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Vaccine could Fight Colorectal Cancer using Patient's own Tumor

Kathleen Blanchard's picture

Dartmouth researchers have found they could treat colorectal cancer with a vaccine that uses the patient’s own tumor. This dendritic cell (DC) vaccine is a new way to approach cancer treatment because it personalizes treatment that can be used to destroy microscopic cancer cells after surgery.

The vaccine uses cells from the patient’s own blood, mixed with protein from tumors to destroy colorectal cancer by stimulating T cells that fight disease and are a type of white blood cell.

High Number of Patients Developed Immunity to Colorectal Cancer

According to Richard Barth Jr., MD, Chief of General Surgery at Dartmouth-Hitchcock Medical Center and a member of the Gastrointestinal Clinical Oncology Group at Dartmouth-Hitchcock Norris Cotton Cancer Center, "We showed that a tumor lysate-pulsed DC vaccine can induce immune responses against the patient's own tumor in a high proportion of patients.” In the current study, Dr. Barth used the vaccine to treat colorectal cancer that had spread to the liver, after surgically removing liver tumors.

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Dr. Barth has been investigating dendritic cell vaccines in humans and mice for more than 10 years. The researchers now understand the vaccine can be used to destroy tiny cancer cells that would eventually lead to death rather than destroying large colorectal tumors.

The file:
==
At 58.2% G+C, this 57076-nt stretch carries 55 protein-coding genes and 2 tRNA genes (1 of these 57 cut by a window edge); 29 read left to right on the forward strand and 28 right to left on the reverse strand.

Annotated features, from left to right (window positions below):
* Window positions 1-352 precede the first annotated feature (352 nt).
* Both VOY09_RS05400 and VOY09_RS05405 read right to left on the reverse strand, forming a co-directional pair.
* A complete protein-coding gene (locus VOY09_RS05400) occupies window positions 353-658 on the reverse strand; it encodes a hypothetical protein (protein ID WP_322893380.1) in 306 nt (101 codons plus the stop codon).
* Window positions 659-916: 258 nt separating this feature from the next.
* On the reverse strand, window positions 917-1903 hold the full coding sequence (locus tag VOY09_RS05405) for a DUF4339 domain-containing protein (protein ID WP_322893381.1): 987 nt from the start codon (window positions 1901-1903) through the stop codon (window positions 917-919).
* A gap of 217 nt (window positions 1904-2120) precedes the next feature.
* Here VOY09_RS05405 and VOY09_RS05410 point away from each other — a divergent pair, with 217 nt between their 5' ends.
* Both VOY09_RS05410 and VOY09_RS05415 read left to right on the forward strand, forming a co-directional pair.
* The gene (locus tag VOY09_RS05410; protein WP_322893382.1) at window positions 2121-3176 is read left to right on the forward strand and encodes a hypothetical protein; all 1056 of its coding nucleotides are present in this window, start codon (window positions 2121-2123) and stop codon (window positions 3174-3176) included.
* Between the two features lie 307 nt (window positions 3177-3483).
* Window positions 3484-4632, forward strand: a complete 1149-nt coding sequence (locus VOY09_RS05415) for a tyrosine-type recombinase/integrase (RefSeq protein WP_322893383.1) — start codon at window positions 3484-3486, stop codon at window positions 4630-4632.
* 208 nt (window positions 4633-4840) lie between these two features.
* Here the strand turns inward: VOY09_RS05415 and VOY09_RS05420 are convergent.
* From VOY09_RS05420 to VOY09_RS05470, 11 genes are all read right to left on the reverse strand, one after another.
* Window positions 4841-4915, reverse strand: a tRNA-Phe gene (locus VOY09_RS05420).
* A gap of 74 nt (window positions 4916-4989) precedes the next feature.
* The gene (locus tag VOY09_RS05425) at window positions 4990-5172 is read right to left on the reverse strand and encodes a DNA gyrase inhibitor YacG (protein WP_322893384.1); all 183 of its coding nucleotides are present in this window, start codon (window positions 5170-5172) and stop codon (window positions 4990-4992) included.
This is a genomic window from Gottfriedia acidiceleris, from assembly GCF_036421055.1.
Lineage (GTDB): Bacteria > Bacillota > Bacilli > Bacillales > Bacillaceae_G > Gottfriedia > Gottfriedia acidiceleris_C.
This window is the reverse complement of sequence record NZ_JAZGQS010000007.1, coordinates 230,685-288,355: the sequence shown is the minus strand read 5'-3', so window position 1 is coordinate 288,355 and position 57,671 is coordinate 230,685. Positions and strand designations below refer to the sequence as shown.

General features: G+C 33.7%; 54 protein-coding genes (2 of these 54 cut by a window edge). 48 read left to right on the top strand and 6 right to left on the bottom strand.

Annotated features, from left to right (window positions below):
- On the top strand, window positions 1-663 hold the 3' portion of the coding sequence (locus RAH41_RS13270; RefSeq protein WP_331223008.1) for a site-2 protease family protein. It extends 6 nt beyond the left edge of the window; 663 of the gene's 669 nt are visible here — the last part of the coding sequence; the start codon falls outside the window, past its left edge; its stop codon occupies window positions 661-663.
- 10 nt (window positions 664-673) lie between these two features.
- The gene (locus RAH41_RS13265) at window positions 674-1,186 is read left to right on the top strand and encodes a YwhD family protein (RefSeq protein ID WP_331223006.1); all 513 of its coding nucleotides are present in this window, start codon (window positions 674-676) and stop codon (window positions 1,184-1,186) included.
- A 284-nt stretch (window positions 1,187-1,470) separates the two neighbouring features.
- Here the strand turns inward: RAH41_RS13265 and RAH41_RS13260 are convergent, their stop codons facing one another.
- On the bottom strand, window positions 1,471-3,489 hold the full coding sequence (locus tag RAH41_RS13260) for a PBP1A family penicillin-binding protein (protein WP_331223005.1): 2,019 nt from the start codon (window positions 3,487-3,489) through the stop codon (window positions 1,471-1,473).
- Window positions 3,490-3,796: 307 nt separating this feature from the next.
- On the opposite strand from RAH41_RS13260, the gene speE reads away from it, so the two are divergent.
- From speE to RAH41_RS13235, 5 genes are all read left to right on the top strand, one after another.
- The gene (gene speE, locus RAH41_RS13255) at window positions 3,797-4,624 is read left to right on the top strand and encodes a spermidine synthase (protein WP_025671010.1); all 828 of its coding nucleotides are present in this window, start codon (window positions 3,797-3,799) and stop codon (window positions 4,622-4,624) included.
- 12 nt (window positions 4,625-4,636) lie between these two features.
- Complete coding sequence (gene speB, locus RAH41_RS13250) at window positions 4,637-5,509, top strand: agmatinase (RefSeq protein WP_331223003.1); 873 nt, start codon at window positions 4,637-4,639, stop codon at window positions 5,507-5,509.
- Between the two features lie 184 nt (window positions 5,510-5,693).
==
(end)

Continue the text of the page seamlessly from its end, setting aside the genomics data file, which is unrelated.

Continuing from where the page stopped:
He explains, "It turned out we were asking the T-cells to do too much. The small number of T-cells that are generated by a vaccine can't destroy a large tumor. However, what they may be able to do is search out and destroy tumor cells that exist as only microscopic tumor deposits. Once we brought patients into a measurable tumor-free condition with surgery, the anti-tumor T-cells induced by the DC vaccine may help keep them that way."

The study included 26 patients with colorectal cancer and metastasis. The vaccine was given one month after surgery. At five-year follow-up, 63 percent of the patients developed an immune response to the DC vaccine and showed no signs of tumor. Just 18 percent those who failed to develop an immune response were cancer free.

Barth says he believes the vaccine could have an impact for treating cancer because "It's your own immune system doing the fighting.” The DC vaccine could lead to less toxic colorectal cancer treatment that can also prevent its return; pending further studies.

Clin Cancer Res; 16(22); 5548–56